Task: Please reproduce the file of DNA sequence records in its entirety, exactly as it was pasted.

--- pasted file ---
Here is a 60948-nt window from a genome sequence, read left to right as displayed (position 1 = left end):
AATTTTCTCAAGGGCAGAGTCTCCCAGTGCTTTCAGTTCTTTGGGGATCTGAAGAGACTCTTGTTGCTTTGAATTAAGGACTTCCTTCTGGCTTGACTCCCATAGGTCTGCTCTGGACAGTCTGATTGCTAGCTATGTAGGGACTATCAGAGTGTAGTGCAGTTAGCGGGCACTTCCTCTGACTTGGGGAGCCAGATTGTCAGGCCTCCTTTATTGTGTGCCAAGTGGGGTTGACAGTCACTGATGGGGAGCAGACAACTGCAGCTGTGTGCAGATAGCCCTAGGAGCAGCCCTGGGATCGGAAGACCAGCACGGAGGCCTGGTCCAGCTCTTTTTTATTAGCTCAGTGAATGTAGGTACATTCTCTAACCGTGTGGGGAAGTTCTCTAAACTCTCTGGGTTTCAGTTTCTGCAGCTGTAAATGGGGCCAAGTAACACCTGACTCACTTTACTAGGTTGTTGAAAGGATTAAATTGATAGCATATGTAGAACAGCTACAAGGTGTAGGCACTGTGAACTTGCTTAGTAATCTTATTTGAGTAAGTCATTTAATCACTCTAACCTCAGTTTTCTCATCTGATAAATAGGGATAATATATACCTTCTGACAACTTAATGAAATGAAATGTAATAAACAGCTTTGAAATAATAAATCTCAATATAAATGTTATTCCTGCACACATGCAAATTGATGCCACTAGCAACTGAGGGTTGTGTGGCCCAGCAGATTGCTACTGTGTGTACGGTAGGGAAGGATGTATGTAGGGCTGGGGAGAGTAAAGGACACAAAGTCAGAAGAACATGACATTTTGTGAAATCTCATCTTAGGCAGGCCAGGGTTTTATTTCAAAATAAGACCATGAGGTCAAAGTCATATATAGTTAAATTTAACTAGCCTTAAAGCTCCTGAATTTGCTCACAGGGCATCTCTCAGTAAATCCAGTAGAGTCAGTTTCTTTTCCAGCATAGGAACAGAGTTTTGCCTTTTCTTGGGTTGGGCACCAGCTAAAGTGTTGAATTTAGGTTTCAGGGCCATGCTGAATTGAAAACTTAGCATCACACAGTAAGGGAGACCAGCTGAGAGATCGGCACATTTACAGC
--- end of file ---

Here is a 60948-nt window from a genome sequence, read left to right as displayed (position 1 = left end):
AATTTTCTCAAGGGCAGAGTCTCCCAGTGCTTTCAGTTCTTTGGGGATCTGAAGAGACTCTTGTTGCTTTGAATTAAGGACTTCCTTCTGGCTTGACTCCCATAGGTCTGCTCTGGACAGTCTGATTGCTAGCTATGTAGGGACTATCAGAGTGTAGTGCAGTTAGCGGGCACTTCCTCTGACTTGGGGAGCCAGATTGTCAGGCCTCCTTTATTGTGTGCCAAGTGGGGTTGACAGTCACTGATGGGGAGCAGACAACTGCAGCTGTGTGCAGATAGCCCTAGGAGCAGCCCTGGGATCGGAAGACCAGCACGGAGGCCTGGTCCAGCTCTTTTTTATTAGCTCAGTGAATGTAGGTACATTCTCTAACCGTGTGGGGAAGTTCTCTAAACTCTCTGGGTTTCAGTTTCTGCAGCTGTAAATGGGGCCAAGTAACACCTGACTCACTTTACTAGGTTGTTGAAAGGATTAAATTGATAGCATATGTAGAACAGCTACAAGGTGTAGGCACTGTGAACTTGCTTAGTAATCTTATTTGAGTAAGTCATTTAATCACTCTAACCTCAGTTTTCTCATCTGATAAATAGGGATAATATATACCTTCTGACAACTTAATGAAATGAAATGTAATAAACAGCTTTGAAATAATAAATCTCAATATAAATGTTATTCCTGCACACATGCAAATTGATGCCACTAGCAACTGAGGGTTGTGTGGCCCAGCAGATTGCTACTGTGTGTACGGTAGGGAAGGATGTATGTAGGGCTGGGGAGAGTAAAGGACACAAAGTCAGAAGAACATGACATTTTGTGAAATCTCATCTTAGGCAGGCCAGGGTTTTATTTCAAAATAAGACCATGAGGTCAAAGTCATATATAGTTAAATTTAACTAGCCTTAAAGCTCCTGAATTTGCTCACAGGGCATCTCTCAGTAAATCCAGTAGAGTCAGTTTCTTTTCCAGCATAGGAACAGAGTTTTGCCTTTTCTTGGGTTGGGCACCAGCTAAAGTGTTGAATTTAGGTTTCAGGGCCATGCTGAATTGAAAACTTAGCATCACACAGTAAGGGAGACCAGCTGAGAGATCGGCACATTTACAGC